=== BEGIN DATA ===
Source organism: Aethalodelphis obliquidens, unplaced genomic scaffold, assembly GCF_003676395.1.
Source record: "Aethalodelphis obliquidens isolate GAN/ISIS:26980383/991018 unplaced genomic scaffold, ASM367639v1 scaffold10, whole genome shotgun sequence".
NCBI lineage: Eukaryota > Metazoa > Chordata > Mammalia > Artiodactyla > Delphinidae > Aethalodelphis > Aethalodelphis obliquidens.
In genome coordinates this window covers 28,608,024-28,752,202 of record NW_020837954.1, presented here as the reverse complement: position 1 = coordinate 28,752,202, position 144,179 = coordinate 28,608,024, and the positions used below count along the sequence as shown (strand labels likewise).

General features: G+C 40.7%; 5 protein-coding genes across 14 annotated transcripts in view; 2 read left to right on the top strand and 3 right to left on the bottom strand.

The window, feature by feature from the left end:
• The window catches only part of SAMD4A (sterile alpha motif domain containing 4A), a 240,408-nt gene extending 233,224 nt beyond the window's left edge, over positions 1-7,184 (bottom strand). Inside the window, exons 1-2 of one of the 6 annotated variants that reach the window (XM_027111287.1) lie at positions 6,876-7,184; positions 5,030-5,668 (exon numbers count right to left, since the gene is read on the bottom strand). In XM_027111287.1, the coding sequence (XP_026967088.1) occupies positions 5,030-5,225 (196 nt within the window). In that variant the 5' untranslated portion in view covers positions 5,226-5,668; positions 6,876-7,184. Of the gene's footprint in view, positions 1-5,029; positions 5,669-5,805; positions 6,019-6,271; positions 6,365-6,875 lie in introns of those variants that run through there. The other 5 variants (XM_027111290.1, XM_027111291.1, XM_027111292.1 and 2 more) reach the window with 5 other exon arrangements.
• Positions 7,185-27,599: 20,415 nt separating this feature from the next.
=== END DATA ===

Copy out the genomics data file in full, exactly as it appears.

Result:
Source organism: Aethalodelphis obliquidens, unplaced genomic scaffold, assembly GCF_003676395.1.
Source record: "Aethalodelphis obliquidens isolate GAN/ISIS:26980383/991018 unplaced genomic scaffold, ASM367639v1 scaffold10, whole genome shotgun sequence".
NCBI lineage: Eukaryota > Metazoa > Chordata > Mammalia > Artiodactyla > Delphinidae > Aethalodelphis > Aethalodelphis obliquidens.
In genome coordinates this window covers 28,608,024-28,752,202 of record NW_020837954.1, presented here as the reverse complement: position 1 = coordinate 28,752,202, position 144,179 = coordinate 28,608,024, and the positions used below count along the sequence as shown (strand labels likewise).

General features: G+C 40.7%; 5 protein-coding genes across 14 annotated transcripts in view; 2 read left to right on the top strand and 3 right to left on the bottom strand.

The window, feature by feature from the left end:
• The window catches only part of SAMD4A (sterile alpha motif domain containing 4A), a 240,408-nt gene extending 233,224 nt beyond the window's left edge, over positions 1-7,184 (bottom strand). Inside the window, exons 1-2 of one of the 6 annotated variants that reach the window (XM_027111287.1) lie at positions 6,876-7,184; positions 5,030-5,668 (exon numbers count right to left, since the gene is read on the bottom strand). In XM_027111287.1, the coding sequence (XP_026967088.1) occupies positions 5,030-5,225 (196 nt within the window). In that variant the 5' untranslated portion in view covers positions 5,226-5,668; positions 6,876-7,184. Of the gene's footprint in view, positions 1-5,029; positions 5,669-5,805; positions 6,019-6,271; positions 6,365-6,875 lie in introns of those variants that run through there. The other 5 variants (XM_027111290.1, XM_027111291.1, XM_027111292.1 and 2 more) reach the window with 5 other exon arrangements.
• Positions 7,185-27,599: 20,415 nt separating this feature from the next.